I'll try not to offend anyone on this thread, but arguing about if you can time the market is like arguing with someone from the opposite political party. Doesn't matter who's right, the other person isn't going to change their mind and your both worse off for having tried to convince the other.

    What I will say is that academia has settled on the answer that one cannot accurately time the stock market. Many a thesis and statistics paper have been written on the subject with the vast majority coming down on that side and this is now the prevailing theory taught in schools.
    For some further reading, the NBER published a paper here: http://www.nber.org/papers/w4890
    and from U Chicago's The Journal of Business: http://www.jstor.org/stable/2352722?seq=1#page_scan_tab_contents
    Or for a slightly easier read, Forbes offers: https://www.forbes.com/sites/simonmoore/2016/03/07/the-myth-of-market-timing/#9ad412b461e6

    In my experience from working in investment firms - I have yet to see even a single investment decision on the stated basis of trying to time the market, though I have seen people give other weak reasons instead of admitting that was their rationale.

    #617 2 years ago
    Quoted from Adams:

    What I will say is that academia has settled on the answer that one cannot accurately time the stock market. Many a thesis and statistics paper have been written on the subject with the vast majority coming down on that side and this is now the prevailing theory taught in schools.

    Perhaps context might help here. Can one time the top, and time the bottom of the market? Agreed no.

    But if "academia" has decided that every day trader, swing trader, and options trader on the planet aren't "timing the stock market", then academia might want to cough up a reason why they're making billions doing just that.

    #618 2 years ago
    Quoted from ExtremePinball:

    every day trader, swing trader, and options trader on the planet aren't "timing the stock market", then academia might want to cough up a reason why they're making billions doing just that.

    Can you point me to some statistics corroborating that? My understanding is that "most" day traders fail to beat the market. In fact many just outright fail. Some of course will be huge successes...but not from any masterful insights, just the law of averages.

    #619 2 years ago
    Quoted from Astropin:

    Can you point me to some statistics corroborating that? My understanding is that "most" day traders fail to beat the market. In fact many just outright fail. Some of course will be huge successes...but not from any masterful insights, just the law of averages.

    True day traders are looking to make 2 cents on a trade...they just make thousands upon thousands of trades a year.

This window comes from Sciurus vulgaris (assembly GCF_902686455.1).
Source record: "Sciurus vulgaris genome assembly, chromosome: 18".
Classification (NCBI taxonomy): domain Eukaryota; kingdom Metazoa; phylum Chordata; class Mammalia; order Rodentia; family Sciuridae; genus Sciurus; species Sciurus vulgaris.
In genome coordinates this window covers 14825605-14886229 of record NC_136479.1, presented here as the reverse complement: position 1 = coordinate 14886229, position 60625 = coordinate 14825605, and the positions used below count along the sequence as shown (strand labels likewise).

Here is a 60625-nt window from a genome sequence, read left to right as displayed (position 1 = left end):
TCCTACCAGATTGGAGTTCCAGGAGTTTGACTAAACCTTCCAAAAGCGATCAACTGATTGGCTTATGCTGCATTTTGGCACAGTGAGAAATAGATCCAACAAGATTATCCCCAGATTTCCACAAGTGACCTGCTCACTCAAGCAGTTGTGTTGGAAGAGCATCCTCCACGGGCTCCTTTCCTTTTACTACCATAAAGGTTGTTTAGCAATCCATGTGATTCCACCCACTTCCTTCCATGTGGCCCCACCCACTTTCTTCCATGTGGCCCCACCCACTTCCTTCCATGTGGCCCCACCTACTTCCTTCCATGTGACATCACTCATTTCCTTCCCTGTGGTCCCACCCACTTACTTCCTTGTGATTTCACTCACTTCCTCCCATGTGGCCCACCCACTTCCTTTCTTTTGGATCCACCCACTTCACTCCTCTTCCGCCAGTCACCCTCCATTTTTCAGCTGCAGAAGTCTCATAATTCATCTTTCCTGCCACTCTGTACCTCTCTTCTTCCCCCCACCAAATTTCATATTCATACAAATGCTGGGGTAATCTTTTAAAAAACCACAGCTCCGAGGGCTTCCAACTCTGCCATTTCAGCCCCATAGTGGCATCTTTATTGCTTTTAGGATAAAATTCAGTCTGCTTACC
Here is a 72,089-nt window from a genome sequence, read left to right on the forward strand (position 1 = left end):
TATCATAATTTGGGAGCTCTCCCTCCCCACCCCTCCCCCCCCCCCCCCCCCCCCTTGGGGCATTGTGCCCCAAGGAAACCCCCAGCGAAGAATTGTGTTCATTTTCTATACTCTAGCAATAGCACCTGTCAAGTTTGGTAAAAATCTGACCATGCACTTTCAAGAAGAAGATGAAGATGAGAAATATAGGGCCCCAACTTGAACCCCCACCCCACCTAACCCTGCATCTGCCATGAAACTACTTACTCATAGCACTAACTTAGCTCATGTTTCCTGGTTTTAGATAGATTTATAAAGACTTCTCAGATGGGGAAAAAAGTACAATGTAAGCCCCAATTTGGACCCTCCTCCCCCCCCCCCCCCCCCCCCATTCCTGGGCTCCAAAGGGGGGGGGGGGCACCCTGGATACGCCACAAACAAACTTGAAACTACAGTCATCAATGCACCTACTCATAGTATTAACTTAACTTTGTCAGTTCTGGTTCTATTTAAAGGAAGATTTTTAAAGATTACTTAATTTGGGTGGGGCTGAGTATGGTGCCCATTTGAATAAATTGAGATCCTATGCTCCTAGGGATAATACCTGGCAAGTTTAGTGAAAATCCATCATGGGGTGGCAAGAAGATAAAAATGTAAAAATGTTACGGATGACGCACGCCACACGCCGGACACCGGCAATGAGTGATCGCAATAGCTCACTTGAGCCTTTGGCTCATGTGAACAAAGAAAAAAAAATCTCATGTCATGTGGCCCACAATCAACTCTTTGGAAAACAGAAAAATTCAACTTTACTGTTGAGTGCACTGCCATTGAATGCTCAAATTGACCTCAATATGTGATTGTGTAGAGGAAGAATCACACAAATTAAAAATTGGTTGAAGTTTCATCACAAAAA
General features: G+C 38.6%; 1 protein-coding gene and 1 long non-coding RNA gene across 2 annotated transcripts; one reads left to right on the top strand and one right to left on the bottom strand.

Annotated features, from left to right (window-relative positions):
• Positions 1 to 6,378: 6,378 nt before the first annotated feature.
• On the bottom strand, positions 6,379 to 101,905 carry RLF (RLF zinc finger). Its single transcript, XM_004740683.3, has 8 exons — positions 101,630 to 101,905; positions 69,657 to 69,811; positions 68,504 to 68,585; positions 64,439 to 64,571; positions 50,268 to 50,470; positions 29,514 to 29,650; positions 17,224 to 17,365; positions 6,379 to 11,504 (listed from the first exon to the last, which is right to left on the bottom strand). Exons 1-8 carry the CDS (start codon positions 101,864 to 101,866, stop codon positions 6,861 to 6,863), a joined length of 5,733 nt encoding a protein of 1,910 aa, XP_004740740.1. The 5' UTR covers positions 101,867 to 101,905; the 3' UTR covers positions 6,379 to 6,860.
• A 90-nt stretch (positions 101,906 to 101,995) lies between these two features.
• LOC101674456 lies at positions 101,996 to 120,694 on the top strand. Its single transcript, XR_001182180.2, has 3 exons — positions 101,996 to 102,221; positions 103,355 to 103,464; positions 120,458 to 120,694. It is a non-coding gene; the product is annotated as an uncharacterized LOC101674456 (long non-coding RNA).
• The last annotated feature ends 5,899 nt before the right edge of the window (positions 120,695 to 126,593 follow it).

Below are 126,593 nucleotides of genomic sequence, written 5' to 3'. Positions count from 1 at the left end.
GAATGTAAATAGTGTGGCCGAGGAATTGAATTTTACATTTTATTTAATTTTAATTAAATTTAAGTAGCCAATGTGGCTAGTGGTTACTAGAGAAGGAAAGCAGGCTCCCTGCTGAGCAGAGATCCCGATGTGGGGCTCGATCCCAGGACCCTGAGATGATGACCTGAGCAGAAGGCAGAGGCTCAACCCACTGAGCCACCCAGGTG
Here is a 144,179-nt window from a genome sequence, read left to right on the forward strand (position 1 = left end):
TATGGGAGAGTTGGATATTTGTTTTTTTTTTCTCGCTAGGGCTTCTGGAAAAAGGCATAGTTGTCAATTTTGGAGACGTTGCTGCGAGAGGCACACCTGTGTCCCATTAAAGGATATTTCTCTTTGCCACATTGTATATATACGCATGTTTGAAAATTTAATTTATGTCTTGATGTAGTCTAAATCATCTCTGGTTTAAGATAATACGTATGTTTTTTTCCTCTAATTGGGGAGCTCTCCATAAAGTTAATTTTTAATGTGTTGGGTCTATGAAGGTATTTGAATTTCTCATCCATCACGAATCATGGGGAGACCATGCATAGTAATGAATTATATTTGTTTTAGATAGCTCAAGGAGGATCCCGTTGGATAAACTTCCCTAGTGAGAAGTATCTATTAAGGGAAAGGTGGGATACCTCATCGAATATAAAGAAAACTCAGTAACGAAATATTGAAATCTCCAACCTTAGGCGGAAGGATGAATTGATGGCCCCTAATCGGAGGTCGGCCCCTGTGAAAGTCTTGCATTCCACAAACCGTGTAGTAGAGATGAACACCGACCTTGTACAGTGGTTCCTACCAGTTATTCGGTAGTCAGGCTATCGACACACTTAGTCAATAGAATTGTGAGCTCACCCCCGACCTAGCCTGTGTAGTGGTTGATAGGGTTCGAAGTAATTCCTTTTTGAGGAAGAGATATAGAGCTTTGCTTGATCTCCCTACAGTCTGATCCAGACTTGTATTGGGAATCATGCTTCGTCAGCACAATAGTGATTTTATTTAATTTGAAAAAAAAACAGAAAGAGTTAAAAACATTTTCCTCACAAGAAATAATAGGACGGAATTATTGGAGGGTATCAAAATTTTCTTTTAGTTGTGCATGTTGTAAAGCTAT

The average investor who tries to trade downright sucks at trading. At DOW 26,000, they want to go all in. At DOW 7,000, they went to get out. Most investors are irrational...hence, the need for financial advisors.

    #620 2 years ago
    Quoted from Trekkie1978:

    True day traders are looking to make 2 cents on a trade...they just make thousands upon thousands of trades a year.

    Okay? But I believe most "true day traders" still perform worse on average then just sticking their money in an S&P 500 index fund.

    -1
    #621 2 years ago
    Quoted from jayhawkai:

    You know nothing, Jon Snow. It's the greatest wealth creator of the past century.

    Actually Jon, that would be real estate. But thanks for playing, don't forget to pick up your door prize on the way out.

    #622 2 years ago
    Quoted from ExtremePinball:

    Actually Jon, that would be real estate. But thanks for playing, don't forget to pick up your door prize on the way out.

    No...the market.

    Someone can take $5,000 and have wealth created it through the market. Can't get wealth creation on $5,000 of real estate.

    #623 2 years ago

    Honestly, I'm still wanting to hear how the market is the biggest long term scam ever.

    I've been buying and holding index funds since I was 23. I'm 44 now and I haven't been scammed yet. I've also never sold.

    My investments are worth much more than when I started two decades ago. And that includes the dot com bubble, 9/11, and the 2008 mess. My money wasn't stolen from me via Wall Street during any of those gyrations.

    ???

    #624 2 years ago
    Quoted from Trekkie1978:

    Can't get wealth creation on $5,000 of real estate.

    Why not?

    5k can easily get you a down payment on your first rental property or flip to get it all started. With some time and energy that can quickly snowball.

    #625 2 years ago